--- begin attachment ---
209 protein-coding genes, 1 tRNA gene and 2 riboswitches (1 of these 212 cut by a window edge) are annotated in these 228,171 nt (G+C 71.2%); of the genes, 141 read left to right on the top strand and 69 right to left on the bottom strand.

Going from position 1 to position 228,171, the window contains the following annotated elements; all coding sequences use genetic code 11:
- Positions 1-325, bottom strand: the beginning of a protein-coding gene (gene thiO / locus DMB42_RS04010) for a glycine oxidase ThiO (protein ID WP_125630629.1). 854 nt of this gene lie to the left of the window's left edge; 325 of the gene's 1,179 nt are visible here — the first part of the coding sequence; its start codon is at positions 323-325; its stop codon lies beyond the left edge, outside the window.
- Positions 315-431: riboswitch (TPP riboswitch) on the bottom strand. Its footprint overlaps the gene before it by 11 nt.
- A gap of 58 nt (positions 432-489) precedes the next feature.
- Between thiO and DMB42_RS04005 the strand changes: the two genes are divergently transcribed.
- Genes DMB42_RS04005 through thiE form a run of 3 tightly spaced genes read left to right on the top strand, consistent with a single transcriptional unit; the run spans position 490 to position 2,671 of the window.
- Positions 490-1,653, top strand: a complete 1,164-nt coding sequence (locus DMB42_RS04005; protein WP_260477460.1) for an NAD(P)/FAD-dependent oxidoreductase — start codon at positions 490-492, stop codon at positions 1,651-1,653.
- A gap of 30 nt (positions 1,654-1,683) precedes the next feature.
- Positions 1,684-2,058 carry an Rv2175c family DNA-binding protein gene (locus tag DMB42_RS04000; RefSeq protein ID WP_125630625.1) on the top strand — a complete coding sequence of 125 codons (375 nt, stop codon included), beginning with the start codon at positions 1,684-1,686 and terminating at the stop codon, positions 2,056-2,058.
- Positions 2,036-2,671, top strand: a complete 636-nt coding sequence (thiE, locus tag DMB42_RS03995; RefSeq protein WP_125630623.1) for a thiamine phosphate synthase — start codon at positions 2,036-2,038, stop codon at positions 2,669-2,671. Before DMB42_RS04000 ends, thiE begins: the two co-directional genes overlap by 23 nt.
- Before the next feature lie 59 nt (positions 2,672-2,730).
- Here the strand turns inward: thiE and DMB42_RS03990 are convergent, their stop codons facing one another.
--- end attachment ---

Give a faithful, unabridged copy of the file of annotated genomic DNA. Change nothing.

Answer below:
209 protein-coding genes, 1 tRNA gene and 2 riboswitches (1 of these 212 cut by a window edge) are annotated in these 228,171 nt (G+C 71.2%); of the genes, 141 read left to right on the top strand and 69 right to left on the bottom strand.

Going from position 1 to position 228,171, the window contains the following annotated elements; all coding sequences use genetic code 11:
- Positions 1-325, bottom strand: the beginning of a protein-coding gene (gene thiO / locus DMB42_RS04010) for a glycine oxidase ThiO (protein ID WP_125630629.1). 854 nt of this gene lie to the left of the window's left edge; 325 of the gene's 1,179 nt are visible here — the first part of the coding sequence; its start codon is at positions 323-325; its stop codon lies beyond the left edge, outside the window.
- Positions 315-431: riboswitch (TPP riboswitch) on the bottom strand. Its footprint overlaps the gene before it by 11 nt.
- A gap of 58 nt (positions 432-489) precedes the next feature.
- Between thiO and DMB42_RS04005 the strand changes: the two genes are divergently transcribed.
- Genes DMB42_RS04005 through thiE form a run of 3 tightly spaced genes read left to right on the top strand, consistent with a single transcriptional unit; the run spans position 490 to position 2,671 of the window.
- Positions 490-1,653, top strand: a complete 1,164-nt coding sequence (locus DMB42_RS04005; protein WP_260477460.1) for an NAD(P)/FAD-dependent oxidoreductase — start codon at positions 490-492, stop codon at positions 1,651-1,653.
- A gap of 30 nt (positions 1,654-1,683) precedes the next feature.
- Positions 1,684-2,058 carry an Rv2175c family DNA-binding protein gene (locus tag DMB42_RS04000; RefSeq protein ID WP_125630625.1) on the top strand — a complete coding sequence of 125 codons (375 nt, stop codon included), beginning with the start codon at positions 1,684-1,686 and terminating at the stop codon, positions 2,056-2,058.
- Positions 2,036-2,671, top strand: a complete 636-nt coding sequence (thiE, locus tag DMB42_RS03995; RefSeq protein WP_125630623.1) for a thiamine phosphate synthase — start codon at positions 2,036-2,038, stop codon at positions 2,669-2,671. Before DMB42_RS04000 ends, thiE begins: the two co-directional genes overlap by 23 nt.
- Before the next feature lie 59 nt (positions 2,672-2,730).
- Here the strand turns inward: thiE and DMB42_RS03990 are convergent, their stop codons facing one another.